Consider a box which contains 30 balls. 10 red, 10 white and 10 blue balls. There will be picked 4 balls randomly, without putting the balls back to the experiment.

My question is: How do I create a distribution of this senario, so I can find the probability that none of the 4 balls are red, and to calculate the mean and variance?

I am aware the math is:

$$\frac{20}{30} \times \frac{19}{29} \times \frac{18}{28} \times \frac{17}{27}=0.1768$$

But I need to convert it into a distribution and use the Probability function.


1 Answer 1


If we reformulate your question as:

Given a box with 30 balls, of which 10 are red, what is the probability that 4 balls drawn at random (without replacement) don't have any red balls in them

you can model it by the HypergeometricDistribution:

A hypergeometric distribution gives the distribution of the number of successes in $n$ draws from a population of size $n_{\mathrm{tot}}$ containing $n_{\mathrm{succ}}$ successes.

box[n_] := HypergeometricDistribution[n, 10, 30];
Probability[x == 0, x \[Distributed] box[4]]
(* 323/1827 *)

or 0.176793 (use N or NProbability).

More generally, such problems can be modeled using theMultivariateHypergeometricDistribution. For the original question:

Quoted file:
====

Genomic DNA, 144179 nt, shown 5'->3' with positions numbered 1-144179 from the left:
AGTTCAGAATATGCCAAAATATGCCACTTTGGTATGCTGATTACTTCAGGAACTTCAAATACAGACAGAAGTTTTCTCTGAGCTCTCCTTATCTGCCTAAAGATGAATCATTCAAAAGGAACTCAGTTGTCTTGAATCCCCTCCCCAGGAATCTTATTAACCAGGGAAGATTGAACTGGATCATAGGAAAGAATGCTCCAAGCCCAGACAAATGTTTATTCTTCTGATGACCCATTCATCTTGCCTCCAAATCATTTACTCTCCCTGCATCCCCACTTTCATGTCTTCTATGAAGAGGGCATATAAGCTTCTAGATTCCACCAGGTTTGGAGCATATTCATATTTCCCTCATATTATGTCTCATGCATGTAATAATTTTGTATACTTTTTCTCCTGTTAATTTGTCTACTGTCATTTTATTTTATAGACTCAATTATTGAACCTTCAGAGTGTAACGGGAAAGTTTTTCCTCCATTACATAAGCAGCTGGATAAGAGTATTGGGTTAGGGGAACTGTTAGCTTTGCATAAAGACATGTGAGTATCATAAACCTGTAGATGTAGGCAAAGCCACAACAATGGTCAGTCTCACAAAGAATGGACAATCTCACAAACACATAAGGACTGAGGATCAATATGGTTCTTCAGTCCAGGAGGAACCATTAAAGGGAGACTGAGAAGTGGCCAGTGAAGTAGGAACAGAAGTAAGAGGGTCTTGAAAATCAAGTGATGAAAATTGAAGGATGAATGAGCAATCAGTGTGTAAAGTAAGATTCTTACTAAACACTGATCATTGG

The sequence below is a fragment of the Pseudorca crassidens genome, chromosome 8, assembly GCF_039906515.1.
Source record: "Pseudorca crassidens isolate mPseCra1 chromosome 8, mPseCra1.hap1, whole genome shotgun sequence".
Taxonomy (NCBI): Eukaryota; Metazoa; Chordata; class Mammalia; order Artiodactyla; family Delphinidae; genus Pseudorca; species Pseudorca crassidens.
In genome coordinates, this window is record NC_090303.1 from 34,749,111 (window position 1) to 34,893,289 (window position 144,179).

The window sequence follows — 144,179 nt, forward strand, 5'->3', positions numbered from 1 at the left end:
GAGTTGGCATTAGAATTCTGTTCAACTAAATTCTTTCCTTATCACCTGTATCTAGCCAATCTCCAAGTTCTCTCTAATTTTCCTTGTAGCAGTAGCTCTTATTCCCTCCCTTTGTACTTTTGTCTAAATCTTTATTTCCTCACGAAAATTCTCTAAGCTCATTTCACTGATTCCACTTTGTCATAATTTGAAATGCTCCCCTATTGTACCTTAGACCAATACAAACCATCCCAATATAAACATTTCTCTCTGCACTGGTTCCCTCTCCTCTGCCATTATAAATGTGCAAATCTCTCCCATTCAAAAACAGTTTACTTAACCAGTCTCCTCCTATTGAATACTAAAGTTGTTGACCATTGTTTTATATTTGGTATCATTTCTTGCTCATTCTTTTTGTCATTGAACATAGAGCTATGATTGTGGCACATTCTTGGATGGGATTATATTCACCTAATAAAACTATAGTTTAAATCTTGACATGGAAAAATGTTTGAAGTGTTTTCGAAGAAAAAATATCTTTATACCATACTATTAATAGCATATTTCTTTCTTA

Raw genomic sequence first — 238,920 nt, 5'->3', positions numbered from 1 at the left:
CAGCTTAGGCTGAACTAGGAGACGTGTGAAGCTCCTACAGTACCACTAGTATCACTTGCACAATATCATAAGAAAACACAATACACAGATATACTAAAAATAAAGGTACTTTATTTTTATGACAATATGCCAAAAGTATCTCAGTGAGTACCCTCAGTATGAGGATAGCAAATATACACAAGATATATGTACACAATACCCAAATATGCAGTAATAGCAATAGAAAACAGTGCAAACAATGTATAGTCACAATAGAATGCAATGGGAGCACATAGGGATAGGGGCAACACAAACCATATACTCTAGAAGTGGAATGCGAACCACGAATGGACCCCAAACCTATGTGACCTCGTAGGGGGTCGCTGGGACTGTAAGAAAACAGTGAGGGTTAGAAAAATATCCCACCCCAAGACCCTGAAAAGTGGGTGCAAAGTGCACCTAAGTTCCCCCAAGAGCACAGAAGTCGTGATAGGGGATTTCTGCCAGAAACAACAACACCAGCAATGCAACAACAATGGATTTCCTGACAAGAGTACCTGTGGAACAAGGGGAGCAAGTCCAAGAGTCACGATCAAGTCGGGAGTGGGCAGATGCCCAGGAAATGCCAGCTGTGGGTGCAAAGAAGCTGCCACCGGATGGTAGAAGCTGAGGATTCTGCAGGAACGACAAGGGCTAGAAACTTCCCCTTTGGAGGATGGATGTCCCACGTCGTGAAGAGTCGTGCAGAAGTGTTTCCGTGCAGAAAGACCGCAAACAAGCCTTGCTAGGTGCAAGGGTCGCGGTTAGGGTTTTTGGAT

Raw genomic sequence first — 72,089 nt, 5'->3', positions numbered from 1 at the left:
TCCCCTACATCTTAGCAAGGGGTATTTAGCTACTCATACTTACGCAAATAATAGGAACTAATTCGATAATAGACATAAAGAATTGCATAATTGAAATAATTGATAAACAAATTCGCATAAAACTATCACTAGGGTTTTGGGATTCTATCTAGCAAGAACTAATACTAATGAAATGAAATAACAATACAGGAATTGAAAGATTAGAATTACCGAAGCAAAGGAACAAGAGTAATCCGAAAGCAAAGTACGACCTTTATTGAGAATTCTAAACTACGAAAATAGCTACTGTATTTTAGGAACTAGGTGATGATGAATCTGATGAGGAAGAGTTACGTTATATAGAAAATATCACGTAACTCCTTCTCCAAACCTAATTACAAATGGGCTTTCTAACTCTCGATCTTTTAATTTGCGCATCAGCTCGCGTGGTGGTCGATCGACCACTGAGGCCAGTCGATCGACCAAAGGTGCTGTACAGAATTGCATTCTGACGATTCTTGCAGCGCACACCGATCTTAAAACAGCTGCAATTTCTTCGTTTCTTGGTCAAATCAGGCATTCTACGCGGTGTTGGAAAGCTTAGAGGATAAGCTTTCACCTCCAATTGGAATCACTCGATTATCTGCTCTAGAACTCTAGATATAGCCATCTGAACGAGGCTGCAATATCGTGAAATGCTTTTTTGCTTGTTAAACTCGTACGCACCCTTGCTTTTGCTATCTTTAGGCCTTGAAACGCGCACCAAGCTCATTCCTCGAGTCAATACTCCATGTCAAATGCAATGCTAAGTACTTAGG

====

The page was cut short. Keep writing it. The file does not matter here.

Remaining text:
draw[n_] := MultivariateHypergeometricDistribution[n, {10, 10, 10}];
NProbability[r == 0, {r, b, w} \[Distributed] draw[4]]
(* 0.176793 *)

We can also look at the probability of getting exactly 2 blue balls and at least 1 red ball:

NProbability[b == 2 && r > 0, {r, b, w} \[Distributed] draw[4]]
(* 0.238095 *)

or the probability of getting exactly two balls, conditioned on the fact that at least one is red

NProbability[b == 2 \[Conditioned] r > 0, {r, b, w} \[Distributed] draw[4]]
(* 0.289229 *)
  • $\begingroup$ I was wondering. How would you calculate the conditional probability that there are exactly two blue balls in the sample, given that there are some red? 0.76969 $\endgroup$ Aug 7, 2013 at 13:22
  • 1
    $\begingroup$ @JensJensen See update $\endgroup$
    – rm -rf
    Aug 7, 2013 at 15:11

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